It’s a magnificent achievement to get a fighter of this class decades after the IAF inducted the Mirage-2000s from France in the mid-1980s, said Air Chief Marshal Fali H Major (retd), a former IAF chief.
“The Rafales bring tremendous capabilities to the table. We should now wait and watch how the fighter evolves in the Indian environment. I am sure it will meet each and every qualitative requirement of the IAF,” Major added.
France handed over to India its first Rafale fighter during a ceremony attended by defence minister Rajnath Singh and his French counterpart, Florence Parly, in Merignac on October 8 last year. Air and ground crews of the IAF have been in France for almost three years for the management of the Rafale programme.
The deal for the warplanes became controversial over allegations of corruption levelled by the Congress in the run up to the 2019 general elections, though the ruling National Democratic Alliance (NDA) government rejected the charge. The NDA government’s decision to buy 36 Rafales was announced in April 2015, with the deal signed a little more than a year later. This replaced the previous United Progressive Alliance’s decision to buy 126 Rafale aircraft, 108 of which were to be made in India by state-owned Hindustan Aeronautics Limited using parts imported from France. A Comptroller and Auditor General (CAG) audit tabled in February last year concluded that the new deal was 2.86% cheaper than the price negotiated by the UPA government. It did not disclose pricing details.
“I am strongly impressed by the amazing efficiency and determination of the IAF and Indian Ministry of Defense, despite this unprecedented world health crisis, to master rapidly all aspects of the Rafale for Indian sovereignty and contributing to the protection and security of Indian people,” said Dassault Aviation chairman Eric Trappier.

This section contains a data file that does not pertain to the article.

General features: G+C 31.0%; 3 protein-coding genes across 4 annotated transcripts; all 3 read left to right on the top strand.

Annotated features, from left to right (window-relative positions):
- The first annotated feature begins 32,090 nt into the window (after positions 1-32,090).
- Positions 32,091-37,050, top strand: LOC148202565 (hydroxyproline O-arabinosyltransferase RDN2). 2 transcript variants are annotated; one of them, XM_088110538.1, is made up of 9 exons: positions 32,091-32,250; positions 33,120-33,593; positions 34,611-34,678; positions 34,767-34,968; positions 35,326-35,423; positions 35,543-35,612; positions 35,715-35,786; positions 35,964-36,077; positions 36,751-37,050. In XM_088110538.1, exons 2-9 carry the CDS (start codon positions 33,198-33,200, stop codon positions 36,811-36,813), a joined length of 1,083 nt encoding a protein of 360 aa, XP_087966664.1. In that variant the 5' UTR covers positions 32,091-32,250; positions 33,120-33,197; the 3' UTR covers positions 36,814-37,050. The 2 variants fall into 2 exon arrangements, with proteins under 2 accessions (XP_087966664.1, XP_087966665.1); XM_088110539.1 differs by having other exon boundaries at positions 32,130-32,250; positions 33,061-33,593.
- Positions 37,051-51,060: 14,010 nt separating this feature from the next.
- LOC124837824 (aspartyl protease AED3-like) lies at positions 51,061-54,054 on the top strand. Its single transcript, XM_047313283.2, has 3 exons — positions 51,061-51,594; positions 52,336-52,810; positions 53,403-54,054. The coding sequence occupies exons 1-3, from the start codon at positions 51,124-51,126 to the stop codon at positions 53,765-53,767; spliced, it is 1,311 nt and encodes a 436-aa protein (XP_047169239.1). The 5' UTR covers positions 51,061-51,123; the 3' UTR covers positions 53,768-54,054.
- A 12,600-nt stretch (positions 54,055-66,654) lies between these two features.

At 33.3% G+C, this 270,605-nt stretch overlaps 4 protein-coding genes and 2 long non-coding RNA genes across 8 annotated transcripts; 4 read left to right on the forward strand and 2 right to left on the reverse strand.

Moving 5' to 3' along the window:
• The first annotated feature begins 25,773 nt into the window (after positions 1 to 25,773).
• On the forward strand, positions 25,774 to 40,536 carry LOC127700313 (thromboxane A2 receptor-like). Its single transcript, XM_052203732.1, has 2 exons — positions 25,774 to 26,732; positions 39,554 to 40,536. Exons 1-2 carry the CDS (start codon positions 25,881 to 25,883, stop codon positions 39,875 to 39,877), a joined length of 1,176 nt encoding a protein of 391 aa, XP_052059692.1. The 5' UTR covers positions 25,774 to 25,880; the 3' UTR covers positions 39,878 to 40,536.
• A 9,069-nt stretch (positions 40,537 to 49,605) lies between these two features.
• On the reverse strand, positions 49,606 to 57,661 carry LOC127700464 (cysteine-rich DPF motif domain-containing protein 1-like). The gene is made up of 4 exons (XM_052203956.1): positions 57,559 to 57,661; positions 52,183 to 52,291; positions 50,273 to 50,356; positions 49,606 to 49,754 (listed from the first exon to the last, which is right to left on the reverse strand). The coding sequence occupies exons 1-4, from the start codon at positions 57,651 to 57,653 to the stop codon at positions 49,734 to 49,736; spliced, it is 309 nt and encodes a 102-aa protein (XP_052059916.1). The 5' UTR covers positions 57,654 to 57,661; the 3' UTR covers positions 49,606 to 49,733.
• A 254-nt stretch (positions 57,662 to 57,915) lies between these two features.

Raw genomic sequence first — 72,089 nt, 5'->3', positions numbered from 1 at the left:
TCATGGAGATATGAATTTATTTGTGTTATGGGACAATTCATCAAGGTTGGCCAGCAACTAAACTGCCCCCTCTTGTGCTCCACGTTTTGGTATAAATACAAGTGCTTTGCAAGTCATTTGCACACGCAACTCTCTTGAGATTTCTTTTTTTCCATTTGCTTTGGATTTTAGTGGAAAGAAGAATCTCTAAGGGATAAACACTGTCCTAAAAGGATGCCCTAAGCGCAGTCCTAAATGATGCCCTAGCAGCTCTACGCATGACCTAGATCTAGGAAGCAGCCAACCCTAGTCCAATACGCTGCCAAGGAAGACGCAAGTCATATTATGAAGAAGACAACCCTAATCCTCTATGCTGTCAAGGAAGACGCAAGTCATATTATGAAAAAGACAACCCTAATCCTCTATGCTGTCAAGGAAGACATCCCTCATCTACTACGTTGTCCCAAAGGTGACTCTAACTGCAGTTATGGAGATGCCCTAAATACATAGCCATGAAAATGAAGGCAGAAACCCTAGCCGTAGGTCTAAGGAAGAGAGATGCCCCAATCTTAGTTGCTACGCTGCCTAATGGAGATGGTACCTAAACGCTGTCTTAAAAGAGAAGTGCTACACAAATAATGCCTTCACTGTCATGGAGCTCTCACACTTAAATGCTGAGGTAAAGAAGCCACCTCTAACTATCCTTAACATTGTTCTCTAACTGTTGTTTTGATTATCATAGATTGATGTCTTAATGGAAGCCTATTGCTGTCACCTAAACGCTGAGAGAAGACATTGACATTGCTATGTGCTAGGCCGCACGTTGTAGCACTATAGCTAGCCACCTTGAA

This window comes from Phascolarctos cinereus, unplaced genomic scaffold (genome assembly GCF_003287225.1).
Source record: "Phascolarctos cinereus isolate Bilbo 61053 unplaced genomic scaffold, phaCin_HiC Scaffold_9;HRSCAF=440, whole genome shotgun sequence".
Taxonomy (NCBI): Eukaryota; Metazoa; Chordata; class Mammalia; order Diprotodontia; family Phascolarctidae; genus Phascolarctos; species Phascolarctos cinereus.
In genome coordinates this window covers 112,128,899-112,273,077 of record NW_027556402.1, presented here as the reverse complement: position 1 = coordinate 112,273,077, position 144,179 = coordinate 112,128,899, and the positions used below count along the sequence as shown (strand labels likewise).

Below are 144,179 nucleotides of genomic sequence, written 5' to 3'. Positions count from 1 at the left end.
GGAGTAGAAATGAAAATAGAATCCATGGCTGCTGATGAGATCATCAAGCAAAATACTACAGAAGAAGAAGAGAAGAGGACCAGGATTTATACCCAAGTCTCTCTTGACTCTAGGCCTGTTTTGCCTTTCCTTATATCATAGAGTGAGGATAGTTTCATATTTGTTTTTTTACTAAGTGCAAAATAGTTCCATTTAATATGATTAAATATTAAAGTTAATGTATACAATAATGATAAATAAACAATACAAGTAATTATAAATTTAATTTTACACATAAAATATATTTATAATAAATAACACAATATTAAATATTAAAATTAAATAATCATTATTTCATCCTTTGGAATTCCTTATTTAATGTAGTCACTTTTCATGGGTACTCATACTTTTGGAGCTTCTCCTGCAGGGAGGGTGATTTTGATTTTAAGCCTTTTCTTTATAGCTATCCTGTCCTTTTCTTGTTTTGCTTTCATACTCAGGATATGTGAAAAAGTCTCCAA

The IAF could deploy its new Rafale fighters in the Ladakh sector as part of India’s overarching plan to strengthen its military posture in the region, where Indian and Chinese forces are locked in a tense border confrontation and disengagement has turned out to be a challenging process, according to people aware of the developments.
A brutal clash at the Line of Actual Control in the Galwan Valley in Ladakh last month left 20 Indian and an unspecified number of Chinese soldiers dead. Tensions are also high with neighbouring Pakistan since India revoked the special status to Jammu & Kashmir in August last year.
IAF’s air and ground crews have undergone comprehensive training on the aircraft, including its highly advanced weapons systems and are fully operational. Efforts will now focus on swift operationalisation of the aircraft, a person familiar with the matter said.
Acting on a special request by IAF, France has accelerated the deliveries of Rafale fighters to India — five jets are coming instead of four that were originally planned to be delivered in the first batch. According to the original delivery schedule, the first 18 jets (including the four in the first batch) were to be delivered to the IAF by February 2021, with the rest expected by April-May 2022. However, all deliveries will be completed by the end of 2021.